If the words "vile" and "calumnious" are un-Parliamentary I beg to withdraw them. But all I can say is that if I were to make a charge or charges similar to those which the hon. Member for Burnley has made against Sir Henry Elliot I certainly should consider them both vile and calumnious. To say of an old public servant that he is a "bottle-holder to the Turks," is to say what 593 is both vile and calumnious; to say that Sir Henry Elliot was a man of honour with one breath, and then to say that he was carrying out a policy, not only opposed to the opinions of Lord Salisbury, but of Her Majesty's Government, is to say what is vile and calumnious; and to say that he is convicted before the world of "moral blindness" is, I think, going as near to blasting a man's character as it is possible to go. Now, the hon. Gentleman has said that this policy of silence is one which cannot longer be maintained; but who is it that has forced this, or recommended this, policy of silence upon the House of Commons? Certainly not Her Majesty's Government. We have tried — and I think every hon. Member on this side of the House has tried—to force the opinion of hon. Gentlemen opposite, and bring them to a division; and certainly so far as silence goes what a farce it is to be talking about silence when the whole of our policy is here in these Blue Books, so that every person who can read may know what it is. A debate would not produce one-fourth the information if it were to be protracted for a fortnight as these despatches in the Blue Books contain. But here the hon. Member for Burnley says he wants to know what the policy of Her Majesty's Government is? I say was there ever such an idle pretence made in this House? The policy of Her Majesty's Government is in the Blue Books, and if hon. Gentlemen will only read them I cannot understand how they can be ignorant of it. I am not going to say that we have any right to take notice of what occurred in "another place;" but the policy of Her Majesty's Government has been explained to the country through that other place in the most authoritative manner, and in a manner with which apparently the Press of this country is perfectly satisfied. The mode in which the hon. Gentleman has brought forward his charges has not been quite fair. He has not quoted one single expression of Sir Henry Elliot's from beginning to end of his speech. He has made up his case by making vague allegations, unsupported by a single atom of proof. Now, I wish to grapple with this question in a way that the House generally will consider fair. The first charge against Sir Henry Elliot is that he was apathetic as to the atro- 594 cities, and did not send information about them to this country; and the right hon. Gentleman (Mr. Forster) said—"Thank God we have a Press, or we might not have heard of them." Now, on May 9, Sir Henry Elliot forwarded a despatch from Vice Consul Dupuis reporting the outrages committed by the insurgents. That is to be found in the Blue Book. Before, however, they were known here, Sir Henry Elliot had spoken to the Turkish Government about the atrocities. [Cries of What date On the 9th of May. ["No!"] Well, on the 9th of May he sent the despatch of Vice Consul Dupuis. In that despatch Sir Henry Elliot said the continuance of the insurrection in Bulgaria might provoke among the Mussulman population a spirit of fanaticism and revenge which it would be difficult to restrain. [Mr. RYLANDS: Hear, hear!] I wish the hon. Gentleman would not display so much partizanship. Subsequently, Sir Henry Elliot obtained from the Turkish Government a promise that they would endeavour to avert the threatened danger. That was, however, the promise of an expiring Government. Before a new Government could be formed, Sir Henry Elliot received further reports from the Vice Consul announcing the arming of the Mussulman population and the employment of Bashi-Bazouks, with rumours of pillage and massacre, and he wrote on May 12 saying that as soon as the new Government was formed he would communicate to it the information he had received, and point out the danger of allowing the authorities to act as they had been doing. On the 24th. of May Sir Henry Elliot reported that he hadmade strong representations to the Porte of the evils resulting from the employment of Bashi-Bazouks."—[Turkey, No. 3. (1876) p. 212.]and that orders had been sent to the authorities in Bulgaria not to employ Circassians as irregulars. On June 8 he reported that—The Bulgarian insurrection appears to be unquestionably put down, although, I regret to say, with cruelty, and, in some places, with brutality.Is that the language of a man who is doing nothing, and who is indifferent to the events which are occurring about him?The Bashi-Bazouks," Sir Henry Elliot continued, "have now been recalled, but not before 595 they had done enough to embitter the feelings which must be entertained by the Christians towards the Mussulmans." — [Turkey, No. 3. (1876), p. 267.]That is not the language of a than who is apathetic or careless? Outrages, however, still continued, and on the 19th of June he wrote—I have again spoken very seriously to the Grand Vizier on the subject, and remarked that the manner in which his colleagues had just been murdered by a Circassian gave an idea of what must be the position of unarmed populations left absolutely at the mercy of hordes of those savages."—[Ibid. 344.]Hitherto no newspaper reports had been published and no questions had been asked in Parliament on the subject, but Sir Henry Elliot was steadily keeping it in view and losing no opportunity of urging the case of the Christian sufferers. But the instances I have mentioned are not the only ones in which Sir Henry Elliot had brought the subject before the Porte. On the contrary, he said in his despatch of July 6—For weeks past I have never seen one of the Turkish Ministers without insisting on the necessity of at once putting an end to these excesses."—[Ibid. 370.]And, again, in another despatch, dated July 14, he wrote as follows:—Since the suppression of the Bulgarian insurrection few days passed without my urging upon the Porte the necessity of taking measures for putting an end to the excesses that were being committed, and previous to the receipt of your Lordship's telegrams on this subject I had directed Mr. Sandison to repeat my former representations in very forcible terms."—[Turkey, No. 5. (1876), p. 13.]Now the attention of the country was first called to the Turkish atrocities by a letter from Constantinople in The Daily News of the 23rd of June, upon the statements in which Lord Derby directed Sir Henry Elliot to report, and the writer of that letter bore witness to the efforts already made by Sir Henry Elliot in the following words:—I believe it is no secret that our Ambassador has brought his influence to bear upon the Government with a view to putting an end to them" [meaning the cruelties].Finally, it is right to point out that the terms of Lord Derby's despatch to Sir Henry Elliot of the 9th of August, which was received with general approbation in England, had been almost literally anticipated by Sir Henry Elliot in his advice to the Porte, reported in 596 his despatch of the 6th of July. He wrote—I have strongly recommended that an energetic commander should be appointed over the irregulars to be employed in Servia, and I have pointed out to the Turks that if the progress of their troops in that Principality is marked by barbarities upon an unresisting population, the indignation throughout Europe may become so great that the Government may be driven by the force of public opinion to step in to put a stop to them."—[Turkey, No. 3. (1876), p. 369.]Why should he be singled out? These extracts will, I think, suffice to show the manner in which Sir Henry Elliot dealt with the question from the first, and that, instead of being chargeable with indifference to what was passing and with inaction or slackness in making proper representations to the Turkish Government, he throughout showed the greatest solicitude for the sufferers, and reiterated in the strongest language his remonstrances respecting the cruelties which were being perpetrated; receiving from Her Majesty's Government their approval of each successive step. I will, in the next place, advert to the despatch, dated the 4th of September, which has been alluded to by the hon. Member for Burnley, and also by the right hon. Gentleman the Member for Bradford. The right hon. Gentleman has quoted one sentence from that despatch. [Mr. W. E. FORSTER: I read two sentences.] I will give the whole extract as quoted by the right hon. Gentleman. It is as follows:—We may, and must, feel indignant at the needless and monstrous severity with which the Bulgarian insurrection was put down, but the necessity which exists for England to prevent changes from occurring here which would be most detrimental to ourselves, is not affected by the question whether it was 10,000 or 20,000 persons who perished in the suppression. We have been upholding what we know to be a semi-civilized nation, liable under certain circumstances to be carried into fearful excesses; but the fact of this having just now been brought home to us all cannot be a sufficient reason for abandoning a policy which is the only one that can be followed with a due regard to our own interests."—[Turkey, No. 1. (1877), p. 197.]Now, what I would say about that passage is that I altogether repudiate the meaning which was attached to it by the right hon. Gentleman. The House has very often heard the highest authorities complain of the interpretation which is sometimes put on sentences 597 taken from their speeches and even upon the speeches themselves. The right hon. Gentleman the Member for Greenwich, for example, does not always accept the interpretation which is put by some hon. Gentlemen on his speeches; and I must follow his example with respect to the extract quoted by the right hon. Gentleman the Member for Bradford. Indeed, I cannot help regarding the interpretation placed on that passage as one of the most unfair which could have been put on it by any moderate man; and even though it might be liable to such an interpretation, still, to pick out a single sentence from a number of important despatches written during a whole year, I think is about the unfairest mode of making a quotation which could well be adopted. I say so because it is evident from the whole tenour of Sir Henry Elliot's despatches that he had denounced the atrocities which were being committed in every way he possibly could, and used the strongest language he could command to try to prevent their recurrence. To suppose because he spoke of 10,000 or 20,000 persons as having perished Sir Henry Elliot was indifferent to the loss of human life was the greatest mistake. What he did was to point out that this country had great interests at the back of the question—interests which everybody is acquainted with, but which it would not be prudent or advisable for me to dwell upon. At the same time, they are interests which, to use the words of the Prime Minister last year, we are firmly determined to maintain. Now, with respect to a report which appears to have reached Lord Augustus Loftus at St. Petersburg that he had encouraged the Porte to resist certain proposals, Sir Henry Elliot, in writing to Lord Derby, said it must be perfectly well known to the Russian Government that if up to that time a rupture with Turkey had not occurred it was principally owing to his influence in recommending a prudent and conciliatory line of conduct. But not one single attempt has been made in the course of the debate to quote from that or any other despatch, or, indeed, to quote anything in proof of the accusations which have been so freely made against Sir Henry Elliot. There is just one other despatch I would like to read. It is from Sir Henry Elliot to Lord Derby, dated November 24, 1876— 598The language attributed to me by the "Times" correspondent, mentioned in your Lordship's telegram, is incorrect. The statement that I advised the Grand Vizier to bring forward reserves or restrictions is the exact reverse of the truth, and I have never intimated that the scheme of constitutional government removes the necessity for the reforms and liberties proposed by Her Majesty's Government for the disturbed provinces; but I have said that when the new measures are published, with which we are not yet acquainted, it will be necessary to see whether they confer upon the provinces in question that which was demanded for them. For months past I have been urging the Porte to lose no time in removing the disabilities under which the Christians labour. The statement that I have urged that Turkey would come all the easier out of the ordeal of the Conference by holding herself ready to stand upon her rights, and by proving that she might at any time have force on her side, is absolutely false."—[Turkey, No. 1. (1877), p. 716.]Now that disposes, in my opinion, of all the accusations that have been brought against Sir Henry Elliot. I think it covers the whole of the ground with regard to this subject. ["No."] If it does not, I hope some hon. Member will bring forward proof to the contrary, and we shall be able to meet him. The only other quotation with which I will trouble the House is Lord Derby's despatch of November 23 to Sir Henry Elliot—I have received your despatch of the 2nd instant, upon the subject of insinuations made by General Ignatiew and at Livadia, that you have encouraged the Porte to resist the concessions demanded by Russia. I am quite aware of the groundlessness of those insinuations, and I have much pleasure in expressing to your Excellency the entire satisfaction of Her Majesty's Government with your proceedings."—[Turkey, No. 1. (1877), p. 713.]At that very time Lord Salisbury was going to Constantinople, and do you think that, if those insinuations were in accordance with the policy of Her Majesty's Government, they would have written that despatch? So far as Lord Salisbury is concerned, the first suggestion about his going to Constantinople came from Sir Henry Elliot, and from first to last I can only say that I have Sir Henry Elliot's assurance that his language at that time to the Porte was invariably this:—"Whatever, in my opinion, may have been the policy of Her Majesty's Government in regard to the past, there can be no doubt in regard to the future, for they have sent a Cabinet Minister to Constantinople, and you must not take my opinions expressed in the past as being the opinions of Lord 599 Salisbury, who is here now, and who will tell you the whole policy of Her Majesty's Government on the subject." That was the language Sir Henry Elliot held during the whole of the Conference, and in regard to certain passages in the Correspondence, in which Sir Henry Elliot points out what he considers certain dangers, it must be remembered that all those are despatches sent by Sir Henry Elliot expressing his own honest opinion privately to his own Government. Not one of them was seen by the Porte, and the language used to the Porte by Sir Henry Elliot was totally different, and was in accordance with the instructions which he received from the Government and from Lord Salisbury. I do not think it necessary further to trespass on the attention of the House, and I trust that in the few remarks I have made I have vindicated the character of Sir Henry Elliot. I can only say that during the whole of his diplomatic service in Constantinople and elsewhere he has faithfully performed his duty. He has carried out his instructions, and if there is anything in these Blue Books on which to found a Vote of Censure, it was Her Majesty's Government who sent him there, and who are responsible. When it is the opinion of Her Majesty's Government that it is desirable for him to return to his duties, whether at Constantinople or elsewhere, I am quite sure that he will retain the character that has ever distinguished him of being an accomplished diplomatist, and a theroughly honourable English gentleman.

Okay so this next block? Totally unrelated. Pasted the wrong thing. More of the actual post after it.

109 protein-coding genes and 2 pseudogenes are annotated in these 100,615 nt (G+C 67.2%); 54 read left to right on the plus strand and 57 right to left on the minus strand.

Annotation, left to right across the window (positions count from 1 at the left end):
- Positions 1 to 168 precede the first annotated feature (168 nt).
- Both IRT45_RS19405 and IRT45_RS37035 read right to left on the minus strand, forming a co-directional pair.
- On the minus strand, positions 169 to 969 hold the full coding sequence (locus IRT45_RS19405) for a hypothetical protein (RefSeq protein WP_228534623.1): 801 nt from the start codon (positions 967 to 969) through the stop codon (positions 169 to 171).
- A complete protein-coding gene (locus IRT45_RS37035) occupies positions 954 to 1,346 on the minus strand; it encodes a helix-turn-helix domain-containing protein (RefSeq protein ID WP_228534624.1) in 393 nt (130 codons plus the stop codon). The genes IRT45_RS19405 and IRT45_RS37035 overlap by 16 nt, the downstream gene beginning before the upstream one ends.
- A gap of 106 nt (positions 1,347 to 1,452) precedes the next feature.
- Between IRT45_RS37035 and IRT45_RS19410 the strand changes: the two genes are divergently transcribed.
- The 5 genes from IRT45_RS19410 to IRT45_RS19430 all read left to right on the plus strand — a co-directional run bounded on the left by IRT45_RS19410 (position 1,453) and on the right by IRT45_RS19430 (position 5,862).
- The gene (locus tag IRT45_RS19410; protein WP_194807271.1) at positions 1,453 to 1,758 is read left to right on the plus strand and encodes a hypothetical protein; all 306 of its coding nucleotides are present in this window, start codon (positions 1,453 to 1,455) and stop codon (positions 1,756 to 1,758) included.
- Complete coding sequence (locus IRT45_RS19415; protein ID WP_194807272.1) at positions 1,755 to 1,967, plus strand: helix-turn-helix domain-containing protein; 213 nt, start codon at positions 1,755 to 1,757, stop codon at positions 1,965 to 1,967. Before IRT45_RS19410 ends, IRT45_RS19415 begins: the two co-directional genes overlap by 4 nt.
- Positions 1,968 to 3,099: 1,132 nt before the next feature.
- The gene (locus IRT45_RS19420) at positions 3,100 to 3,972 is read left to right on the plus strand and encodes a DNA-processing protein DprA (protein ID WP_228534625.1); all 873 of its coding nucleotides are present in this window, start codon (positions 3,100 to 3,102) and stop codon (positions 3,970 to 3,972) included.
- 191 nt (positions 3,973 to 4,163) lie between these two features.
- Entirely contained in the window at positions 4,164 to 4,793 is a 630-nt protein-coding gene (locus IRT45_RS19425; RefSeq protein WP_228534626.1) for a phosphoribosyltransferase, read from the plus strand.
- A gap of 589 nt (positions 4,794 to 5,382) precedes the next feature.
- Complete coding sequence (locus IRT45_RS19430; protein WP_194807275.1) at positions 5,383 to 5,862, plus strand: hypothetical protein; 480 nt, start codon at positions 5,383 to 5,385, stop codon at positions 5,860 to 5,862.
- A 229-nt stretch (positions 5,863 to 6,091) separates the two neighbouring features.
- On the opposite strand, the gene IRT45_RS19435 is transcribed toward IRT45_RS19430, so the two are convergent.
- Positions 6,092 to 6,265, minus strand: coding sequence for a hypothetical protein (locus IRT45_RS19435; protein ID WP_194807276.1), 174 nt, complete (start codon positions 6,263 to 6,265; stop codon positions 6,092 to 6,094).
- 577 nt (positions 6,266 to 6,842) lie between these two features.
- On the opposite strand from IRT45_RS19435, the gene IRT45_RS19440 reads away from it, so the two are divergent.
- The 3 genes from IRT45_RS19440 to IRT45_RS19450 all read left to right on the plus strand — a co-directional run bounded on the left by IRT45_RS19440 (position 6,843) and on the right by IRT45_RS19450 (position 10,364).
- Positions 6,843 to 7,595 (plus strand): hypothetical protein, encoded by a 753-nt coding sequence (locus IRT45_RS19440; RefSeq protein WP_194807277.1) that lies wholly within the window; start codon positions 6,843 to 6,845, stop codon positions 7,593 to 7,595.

Sir, I entirely concur, allow me to say, with the prognostication of the hon. Gentleman who has just sat down, for I have no doubt that Sir Henry Elliot's character will survive this and any other debate which may be held about him in Parliament, and that he will hand down the character of an accomplished diplomatist and a thoroughly honourable English gentleman. I subscribe heartily to that opinion. I thought from the exordium of the hon. Gentleman that he was going to make a speech of great prudence, and I heard it with great satisfaction. I must say I was afterwards surprised at the vehemence, and, I may say, violence of the language which he used. That language was that a "vile and calumnious" attack had been made on Sir 600 Henry Elliot. Now this, in my opinion, is violent and vehement language. [An hon. MEMBER: Justified.] It is not justified, as far as my hearing went, by what fell from my hon. Friend the Member for Burnley (Mr. Rylands); but it was most imprudent, whether justified or not, coming, as it did, from an organ of the Government at a moment such as this. I think I shall be borne out by many hon. Gentlemen opposite when I say that that is not the style of language that it is the business and policy of the agents of the Government to hold in such discussions. I have a complaint to make against the hon. Gentleman himself, though it is a small one. He says that I have imputed to Her Majesty's Government coldness and indifference about the Bulgarian outrages. I ask him, "Where?" He cannot tell me where. What I have said has not been said in a corner, and what I have written has gone to the world; and I submit that when the hon. Gentleman charges me with having said that which, perhaps, would have been vile and calumnious—certainly very reprehensible on my part—he ought to have quoted the language which is the foundation of his charge, instead of telling me what is the general impression as to what I said. I have heard it from him, and I heard it from his Chief also, a few days ago. When I asked the Chancellor of the Exchequer as to a matter of fact and as to a charge made by Sir Henry Elliot against me, the Chancellor of the Exchequer said there was an "impression" of the kind. We do not ask questions as to the "impressions" which exist, but as to matters of fact; and I do request that, in this House, at any rate, when these extreme proceedings and extreme language are imputed to me, hon. Gentlemen will be so kind as to call me to account in a practical way, and to show when, what, and where it is to which they refer. Until that is done I must be excused for treating the charge very lightly, and with the utmost triviality, even when it comes from one who is so much respected as the hon. Gentleman opposite. I think the hon. Gentleman has misunderstood the nature of this case as respects Sir Henry Elliot. It is no charge against Sir Henry Elliot, or against any other man, that he holds certain opinions. In my view the question about Sir Henry Elliot is not whether he has been guilty 601 of misconduct in any form, either great or small—as to which I should certainly be the very last to accuse him—but the question is whether the opinions which he holds, and which he is now known by the whole world, including the Ottoman Porto, to hold, allow of his now representing the British nation at Constantinople, with safety to British interests and in conformity with British feeling. This is a matter totally distinct from any question or charge or attack on him or any other person. I will suppose it was some other man. Suppose, for instance, it was my hon. Friend the Member for the Isle of Wight (Mr. Baillie Cochrane), who has spoken this evening, and who has subscribed to the strongest of Sir Henry Elliot's declarations. I have a great respect for my hon. Friend; but I hope he will not think I am making an attack on him if I say that, with all my respect for him, I deem him to be totally disqualified from representing the British nation at Constantinople. I look into his face and appeal to his good humour; and while recognising his character and the kindness and courtesy I have at all times received from him, I say that if he were to go to Constantinople, there to represent, or to be in an office supposed to represent, the general feeling of this country, he would, without any intention to do so, misrepresent us most abominably. This is only by way of illustration. The sole question I seek to raise about Sir Henry Elliot is, whether his opinions are or are not such as to be in harmony with the general convictions of the country. I will not go at length into the case. I am sorry we have been led into it, but it is unavoidable. What I had hoped would be this. Her Majesty's Government a short time ago stated that they contemplated the return of Sir Henry Elliot to Constantinople. Now, I think with the feelings which my right hon. Friend the Member for Bradford (Mr. W. E. Forster) has described, and which I believe to be very generally entertained on this side of the House, it was but right, and fair, and honest, that we on this side should convey to the Government a distinct intimation that if Sir Henry Elliot's return, instead of being abstract and contingent, should at any time become a practical measure, it would be made the subject of serious contest in this House. There is no discourtesy, I hope, in conveying that intimation; we 602 mean nothing that is disrespectful to Sir Henry Elliot; and some of those who have been so busy in appealing to the Opposition to challenge the vote of the House upon a particular question would, perhaps, if that contingency should arise, have a very good chance of being gratified in the desire they entertain. With regard to Sir Henry Elliot, I shall be very brief. The hon. Member (Mr. Bourke), I think, entirely misunderstands the charge against him. To imagine that that charge is made in respect of any insufficiency of representation or verbal feebleness, or of the perfect sincerity of his representations and expostulations to the Porte, is a perfectly vain imagination. I do not think my right hon. Friend himself or anyone sitting in this House could have made representations to the Porte upon the facts—when he became conscious of the facts, when he fully opened his eyes to their character—which were more constant, earnest, and forcible than the representations of Sir Henry Elliot. But having said that—and I hope my avowal to the same effect will not be unsatisfactory to Sir Henry Elliot—the hon. Member seems to think that he has disposed of the whole case. But this is not so; and I will endeavour, with the permission of the House, to explain the case as I understand it to be with regard to these Bulgarian outrages, and all the other outrages and mischiefs of Turkey. Nothing could be stronger than the representations made by Sir Henry Elliot as to the impolicy, the folly, and the guilt of these outrages. As far as words were calculated to produce an impression—and I am not now speaking of the precise time at which the words were used—it was impossible to go further. But what I find is that, over and above his representations upon the outrages, and behind all these representations, there lay in the mind of Sir Henry Elliot an admission of a principle which in his view was wholly paramount to the outrages—namely, the principle "What will be the bearing of this or that measure upon British interests?" Is that an unfair statement? Is it not entirely borne out by the quotation of my right hon. Friend (Mr. W. E. Forster), and by the whole strain of Sir Henry Elliot's despatches? If I understand the passage in the despatch of September 4, it means this — "The 603 severity has been 'needless and monstrous;' but there is something else which we must look at besides the severity and besides the degree in which it is needless and monstrous; and, however needless and however monstrous, we must be prepared to endure it or take no positive measures against it, for by these measures we should disturb the Turk in the possession of power, his continued possession of which, without alteration, is vital to what we consider the interests of England." In other words, the sense which we entertain of what British interests require is to be for us the measure of right and wrong all over the world. That is the meaning of the passage cited from the despatch of September 4, and it is the meaning of the whole conduct of Sir Henry Elliot from first to last. Let me here parenthetically do justice to the Government. My right hon. Friend pointed out, and I have great pleasure in referring to it—for though this passage has been in a manner justified by the hon. Member he shrank from its entire justification—that this passage had been emphatically repudiated by Lord Derby. I make that statement here frankly and boldly. This despatch of the 4th of September was received at the Foreign Office on the 14th, and on the 21st of September Lord Derby wrote a despatch to Sir Henry Elliot, in which he uses these words—The Porte cannot afford to contend with the public opinion of other countries, nor can it suppose that the Government of Great Britain or any of the Signatory Powers of the Treaty of Paris can show indifference to the sufferings of the Bulgarian peasantry under this outbreak of vindictive cruelty. No political considerations would justify the toleration of such acts."—[Turkey, No. 1. (1877), p. 238.]Not, be it observed, the commission of such acts, but "the toleration" of such acts. Those are the sentiments expressed by Lord Derby within a few days after he receives this declaration from Sir Henry Elliot; and I take this sentence as conveying an emphatic repudiation of the opinion which, unhappily, Sir Henry Elliot had been induced to form. The hon. Gentleman says that I have shown that I did not feel inclined to admit the construction which might be put upon my speeches by opponents. That is true. But when I deprecate and repudiate the construction put upon my speeches by other men, I endeavour to 604 substitute my own construction, and that is exactly what the hon. Gentleman refused to do. He said that my right hon. Friend the Member for Bradford had most unfavourably construed this passage by the meaning he assigned to it; but he did not tell us what was the meaning of the passage. If it were qualified or contradicted elsewhere I should be delighted to admit it; but the meaning of it as it stands is expressed in the closing words of the dispatch—We have been upholding what we know to be a semi-civilized nation, liable under certain circumstances to be carried into fearful excesses; but the fact of this having just now been strikingly brought home to us all cannot be a sufficient reason for abandoning a policy which is the only one that can be followed with a due regard to our own interests."—[Turkey, No. 1. (1877), p. 197.]That is a precise contradiction of the position of Lord Derby. The meaning of it is, that some political considerations would justify the toleration of these acts. Notwithstanding that you have denounced these proceedings in the despatch of the 21st of September, you have not in acts done anything except tolerate them. It is then with the opinions entertained by Sir Henry Elliot that we have to do. He has with great consistency, with perfect honour, and no doubt with unwearied diligence, been maintaining that which he thought to represent the opinion of Her Majesty's Government. I do not know that there is any proof in any part of the Blue Books that he has outrun the spirit of these intentions, except that single and important passage which I have just cited. These opinions of Sir Henry Elliot we have now before us with the utmost clearness. The hon. Member (Mr. Baillie Cochrane) says that I was Prime Minister for a long time, and that I approved of the conduct of Sir Henry Elliot. Undoubtedly I did; and I am aware of no circumstance that arose during the comparatively tranquil relations of the late Government with Turkey upon which I had any reason to suppose that there would be such important differences of sentiment and principle with regard to the Eastern Question between Sir Henry Elliot and ourselves as I have now described to exist. The events which have lately happened have brought into discussion a multitude of ideas which formerly lay buried; and I 605 confess that I did not know till now what Sir Henry Elliot's opinions on the Turkish question really were. Again, the hon. Member (Mr. Baillie Cochrane) says—"Sir Henry Elliot never worked counter to Lord Salisbury at Constantinople. These are the despatches which he wrote to his Government, and they do not express what he said to the Porte." That may be perfectly true, and I believe it is perfectly true. I am convinced that Sir Henry Elliot never knowingly took a single step to counteract Lord Salisbury. But these despatches and opinions of his, though they may have been intended for the information of his Government, are now publici juris—they have become part of the property of the world. If Sir Henry Elliot goes back to Constantinople, and again remonstrates upon outrages and massacres, the men to whom he remonstrates know all the time that his remonstrances are hemmed in within a fence of iron, because he is prohibited from action by a principle paramount to all other considerations—namely, what English interests require. Were this the time, I should wish to descant upon this principle—that British interests are to be the measure of right and wrong all over the world. What is to be the consequence to civilization and humanity, what is to be the consequence to public order, if British interests are to be the rule for British agents all over the world, and are to be for them the measure of right or wrong? If such a standard is set up for us, you cannot deny to every other nation on the face of the globe the privilege you claim for yourselves. French interests will then be the measure of right and wrong for France; Austrian interests will be the measure of right and wrong for Austria; Russian interests will be the measure of right and wrong for Russia, and will be the justification which you have provided for the promotion of Russian interests all over the world. Sir, I will not lose the right to protest against the assertion of such a doctrine by France, by Austria, by Germany, or by Russia; and therefore I will make my protest now, and make it first, when it is, unhappily, advanced on the part of England, and when three or four Members, dispersed in different parts of this House, seem disposed to support it. Sir, one gets thrown off when one hears such doctrines advanced, but it is absolutely necessary to contro- 606 vert them, and I really believe that hon. Gentlemen opposite must think so too. However, I have done on this point. In a despatch of Sir Henry Elliot dated September 30, and in another despatch. dated October 20, he gives his opinion upon three points of the utmost importance. First, he gives his opinion as to the signature of any Protocol by the European Powers with respect to the internal affairs of Turkey. Now, recollect that, at this moment, Her Majesty's Government are engaged in. negotiations on this very subject with the Powers of Europe, and, if they can agree as to terms and other conditions, are about to sign a Protocol upon the internal affairs of Turkey. Sir Henry Elliot says, if I understand him, that anything recorded in a Protocol will be an infringement of the Treaty of Paris. He says—The Protocol will constitute an infringement of the provisions of the Treaty of Paris, for it will confer upon the Powers the right of interference in the internal administration, from which by that Treaty they were debarred.—[Turkey, No. 1. (1877), p. 424.]But that is exactly the object of the Protocol we are now about. That Protocol, as we are given to understand, contemplates the interference of the Powers in general with the reforms finally admitted to be necessary—that is to say, reforms which include foreign interference in the domestic affairs of Turkey. How is it possible that Sir Henry Elliot, in such circumstances, can become the Representative of British opinion at Constantinople? If Sir Henry Elliot were a man of less firmness of character, if I thought more meanly of him, I might have been glad to think that he might become a fitting organ of opinions different from those which he before advocated. So much for the Protocol. But here is a principle upon which all the proceedings of the Government during what I may call their best period were founded. That principle formed the distinction drawn by the right hon. Gentleman the Home Secretary between inconvertible paper and real currency when. he said—"We cannot take promises; we must have guarantees." But what does Sir Henry Elliot say upon guarantees? He says—Against the proposal to obtain a guarantee for the execution of those measures by an International Commission or any other direct foreign 607 control, there are many, and, as appears to me, insuperable arguments to oppose."—[Turkey, No. 1. (1877), p. 580.]These are his concientious convictions, made known to the Government, and published to Parliament and the world. I do not believe for one moment that they were used by him at the time to embarrass Lord Salisbury, but yet utterly crippling and paralyzing him as the Representative of this country in the main purpose which he contemplated in the settlement of these affairs. And here is another question, which may be said to be of less importance; still, he speaks of it as if it were important. In the same despatch Sir Henry Elliot uses these words—"Russia having formerly pretended to a right of protection over certain subjects of the Sultan," &c. There Sir Henry Elliot says that the Russian protection is a pretence. I should like to know whether any Member of Her Majesty's Government will countersign that declaration? It is an historical fact—I stated it the other night—that Russia obtained that protectorate by the Treaty of Kainardji. [Mr. BOURKE dissented.] I hope that the next time the hon. Gentleman addresses the House he will give expression to his opinion and the ground on which it is based; but I tell him that he differs from every historian, from every legist, and from every Secretary of State and Minister who had anything to do with the War of 1854. What was disputed then was not the question of a Russian right of protection, but the extent and construction to be put upon it. But never, as I believe, from the commencement of the quarrel in 1854 was it denied on the part of the British Government that the Treaty of Kainardji conferred a certain right of protection on the Russian Government. I have given the opinions with regard to the Protocol and guarantees, and with regard to the paramount nature of British interests as necessarily controlling, and, it may be, overruling our proceedings on behalf of humanity in Turkey, as being conclusive reasons why Sir Henry Elliot cannot possibly become an adequate Representative of British interests under the circumstances which are now before us at Constantinople. I heartily wish him a long and distinguished career; but not at Constantinople. I pass on now to another matter. The hon. Gentleman (Mr. Bourke) found 608 fault with the policy of silence maintained on this side of the House. That policy was adopted at the desire of the Government; it was at the express request of the Government. [The CHANCELLOR of the EXCHEQUER: Not on the appeal of the Government.] It was distinctly approved by the Government and admitted by my noble Friend on this side in deference to public principle, and so recognized by Government, that we should remain silent in consequence of the negotiations that were going on. But the hon. Gentleman taunted us with this policy of silence, and said it had not been owing to the views of the Government. Well, I will not depart from it now. I have given no opinion as to the coercion or non-coercion since the first night of the Session in deference to that principle, and I will still observe the same rule of abnegation. But the hon. Member for the Isle of Wight seemed astonished at the allegation that outrages were being continued in Bulgaria. There is no doubt that they have continued, or that they do continue from day to day; and it is much to be lamented that we have not more methodical and rapid information from the Government on the subject. When we do get information, on an average three or four months old, we are open to the question—"How do you know that the outrages are going on now?" And when we ask for information, the hon. Gentleman the Under Secretary very courteously says that we shall have another Blue Book when Lord Derby thinks it good for us, and I have no doubt in the order and arrangement of the last Blue Book. I never before in my life saw a Blue Book of 1,200 pages containing such a mixture of subjects.